Shelby County government put its long-term health-care facility on the market Friday, seeking to find a new owner for residents at 3391 Old Getwell Road.
Selling the Oakville Health Care Center is one option being considered by the county, said spokesperson Susan Adler Thorp. "Keep in mind that the main driving force behind the decision is the quality of care for the patient," she said. "[The county] is still a distance away from a decision, and ... the final decision rests with the County Commission."
Proposals are being taken for the facility until March 17th. So what's the going rate for a 237-bed, skilled-nursing facility? "There is no going rate," said Thorp. "We're just taking offers." No offers had been made as of press time.
Options include finding a private group to manage the facility, transferring some or all its beds to the Medical Center, closing the facility, or continuing its current operation by the county. Oakville's operating budget is $12 million per year, with $9 million of generated revenue, leaving the county to pay the $3 million deficit.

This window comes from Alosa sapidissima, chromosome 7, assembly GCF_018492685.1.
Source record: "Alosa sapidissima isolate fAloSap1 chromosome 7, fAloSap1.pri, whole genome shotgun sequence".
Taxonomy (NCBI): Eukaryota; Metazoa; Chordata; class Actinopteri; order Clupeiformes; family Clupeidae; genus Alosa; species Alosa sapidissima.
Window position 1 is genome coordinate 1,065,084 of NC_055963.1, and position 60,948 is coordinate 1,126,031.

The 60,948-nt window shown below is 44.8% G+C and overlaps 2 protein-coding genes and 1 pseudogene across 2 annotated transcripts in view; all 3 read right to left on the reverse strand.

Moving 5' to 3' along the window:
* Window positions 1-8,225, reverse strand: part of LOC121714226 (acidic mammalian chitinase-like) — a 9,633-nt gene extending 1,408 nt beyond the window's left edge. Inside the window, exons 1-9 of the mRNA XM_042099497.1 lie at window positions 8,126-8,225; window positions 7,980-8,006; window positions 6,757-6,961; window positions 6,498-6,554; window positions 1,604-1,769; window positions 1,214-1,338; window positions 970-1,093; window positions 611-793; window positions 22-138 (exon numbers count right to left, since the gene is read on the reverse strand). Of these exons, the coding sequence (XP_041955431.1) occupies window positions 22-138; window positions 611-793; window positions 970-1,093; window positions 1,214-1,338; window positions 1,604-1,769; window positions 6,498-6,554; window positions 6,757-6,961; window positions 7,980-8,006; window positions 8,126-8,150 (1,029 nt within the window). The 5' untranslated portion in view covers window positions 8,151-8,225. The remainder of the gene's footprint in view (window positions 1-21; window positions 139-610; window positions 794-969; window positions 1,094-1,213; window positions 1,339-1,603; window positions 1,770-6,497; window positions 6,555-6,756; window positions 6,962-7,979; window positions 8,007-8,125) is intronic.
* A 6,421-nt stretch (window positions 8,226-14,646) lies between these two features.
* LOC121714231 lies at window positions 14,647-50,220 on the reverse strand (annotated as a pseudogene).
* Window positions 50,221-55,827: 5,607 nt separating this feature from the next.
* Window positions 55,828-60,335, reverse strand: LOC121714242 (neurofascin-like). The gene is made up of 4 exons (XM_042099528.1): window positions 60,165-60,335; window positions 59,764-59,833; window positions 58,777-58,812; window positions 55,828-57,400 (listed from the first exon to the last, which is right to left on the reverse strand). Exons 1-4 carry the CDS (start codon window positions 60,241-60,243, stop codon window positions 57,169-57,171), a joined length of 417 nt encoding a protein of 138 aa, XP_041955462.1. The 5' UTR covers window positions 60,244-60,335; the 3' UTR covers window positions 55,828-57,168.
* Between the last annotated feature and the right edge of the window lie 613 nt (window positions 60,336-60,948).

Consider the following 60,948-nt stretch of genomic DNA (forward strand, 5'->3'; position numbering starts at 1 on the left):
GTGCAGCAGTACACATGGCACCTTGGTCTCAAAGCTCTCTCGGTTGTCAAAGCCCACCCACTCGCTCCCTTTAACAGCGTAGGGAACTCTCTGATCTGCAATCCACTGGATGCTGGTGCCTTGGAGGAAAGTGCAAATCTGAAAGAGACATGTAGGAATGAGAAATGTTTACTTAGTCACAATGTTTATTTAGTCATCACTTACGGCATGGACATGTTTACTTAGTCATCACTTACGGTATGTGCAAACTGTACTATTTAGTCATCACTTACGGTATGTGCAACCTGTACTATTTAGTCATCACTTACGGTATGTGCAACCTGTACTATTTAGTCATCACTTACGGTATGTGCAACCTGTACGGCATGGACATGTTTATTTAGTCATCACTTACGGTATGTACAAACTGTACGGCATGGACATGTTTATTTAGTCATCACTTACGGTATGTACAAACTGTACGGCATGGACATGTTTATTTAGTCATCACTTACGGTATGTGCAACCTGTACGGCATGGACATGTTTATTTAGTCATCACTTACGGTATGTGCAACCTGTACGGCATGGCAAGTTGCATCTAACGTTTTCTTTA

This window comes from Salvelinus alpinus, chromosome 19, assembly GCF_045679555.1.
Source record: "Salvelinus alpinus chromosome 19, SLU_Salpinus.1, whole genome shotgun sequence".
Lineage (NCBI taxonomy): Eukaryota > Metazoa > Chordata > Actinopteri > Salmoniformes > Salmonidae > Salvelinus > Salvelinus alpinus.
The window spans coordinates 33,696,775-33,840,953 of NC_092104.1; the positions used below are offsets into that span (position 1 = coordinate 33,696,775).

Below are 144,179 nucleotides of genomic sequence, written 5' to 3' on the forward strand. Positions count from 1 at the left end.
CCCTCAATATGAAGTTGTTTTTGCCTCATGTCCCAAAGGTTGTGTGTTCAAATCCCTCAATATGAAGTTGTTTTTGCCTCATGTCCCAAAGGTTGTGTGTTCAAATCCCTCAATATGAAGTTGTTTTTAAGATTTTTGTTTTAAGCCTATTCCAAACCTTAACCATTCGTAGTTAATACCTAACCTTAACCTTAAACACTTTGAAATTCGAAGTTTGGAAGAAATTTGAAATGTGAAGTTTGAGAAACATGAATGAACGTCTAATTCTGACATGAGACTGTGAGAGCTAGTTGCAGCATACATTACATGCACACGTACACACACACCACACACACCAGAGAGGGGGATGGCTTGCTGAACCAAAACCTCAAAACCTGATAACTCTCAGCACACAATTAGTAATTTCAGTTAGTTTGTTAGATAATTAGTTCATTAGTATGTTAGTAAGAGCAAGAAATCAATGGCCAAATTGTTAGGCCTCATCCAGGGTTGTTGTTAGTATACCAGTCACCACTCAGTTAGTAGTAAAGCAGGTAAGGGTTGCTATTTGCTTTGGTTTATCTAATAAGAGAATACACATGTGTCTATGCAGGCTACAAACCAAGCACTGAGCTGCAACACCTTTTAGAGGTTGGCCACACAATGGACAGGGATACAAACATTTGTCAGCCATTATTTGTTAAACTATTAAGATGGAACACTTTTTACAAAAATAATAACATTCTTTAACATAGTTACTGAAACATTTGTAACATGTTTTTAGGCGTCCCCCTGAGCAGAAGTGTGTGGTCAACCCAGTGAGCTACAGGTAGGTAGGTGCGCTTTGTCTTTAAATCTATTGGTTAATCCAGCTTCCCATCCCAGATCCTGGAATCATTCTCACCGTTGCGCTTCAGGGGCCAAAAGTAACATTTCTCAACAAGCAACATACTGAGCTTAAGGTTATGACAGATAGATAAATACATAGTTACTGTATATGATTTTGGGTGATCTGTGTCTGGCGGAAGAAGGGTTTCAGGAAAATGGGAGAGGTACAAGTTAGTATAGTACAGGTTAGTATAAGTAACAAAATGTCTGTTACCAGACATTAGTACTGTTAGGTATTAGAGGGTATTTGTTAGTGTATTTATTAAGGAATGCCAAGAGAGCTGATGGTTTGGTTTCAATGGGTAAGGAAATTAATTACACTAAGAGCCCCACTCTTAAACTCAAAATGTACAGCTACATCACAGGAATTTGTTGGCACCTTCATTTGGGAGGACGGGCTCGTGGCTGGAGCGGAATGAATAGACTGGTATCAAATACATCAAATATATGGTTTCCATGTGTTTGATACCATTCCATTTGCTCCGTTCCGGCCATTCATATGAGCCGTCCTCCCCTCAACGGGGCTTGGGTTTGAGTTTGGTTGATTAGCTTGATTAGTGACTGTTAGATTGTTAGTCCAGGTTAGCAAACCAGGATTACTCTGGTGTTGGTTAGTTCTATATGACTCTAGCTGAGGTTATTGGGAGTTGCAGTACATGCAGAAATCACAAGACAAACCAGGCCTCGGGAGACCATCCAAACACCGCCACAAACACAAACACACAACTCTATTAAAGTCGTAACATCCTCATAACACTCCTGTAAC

In addition to rising health-care costs, Oakville has also received negative publicity for its ongoing legal battles with patients and its most recent state evaluation citing 10 deficiencies. That number was two above the average of other Tennessee facilities and three above the country average. Officials at the state's Department of Health Care Facilities said the hospital has since rectified those deficiencies and has remained in good standing since a surprise visit to the facility in January.
Relocating some of the facility's beds would include moving the patients to the former UT-Bowld Hospital, said Thorp, which would provide that university with a skilled nursing facility for its students. The county has also been meeting with administrators of the Regional Medical Center (The Med) to streamline senior services in the community. While many patients from Oakville are treated at that hospital, and vice versa, relocating the patients to The Med is not an option.
"The Med itself has no unit that would be appropriate for long-term care," said hospital spokesperson Sandy Snell. "Also, The Med doesn't have a license to operate a skilled nursing facility like Oakville."
Two years ago, Oakville nurses picketed when talks arose about closing the facility. "In these times of tightened budgets, that $3 million is tough for the county to pay," said Thorp.
Oakville negotiations are just part of a countywide efficiency study expected to be completed in a few months.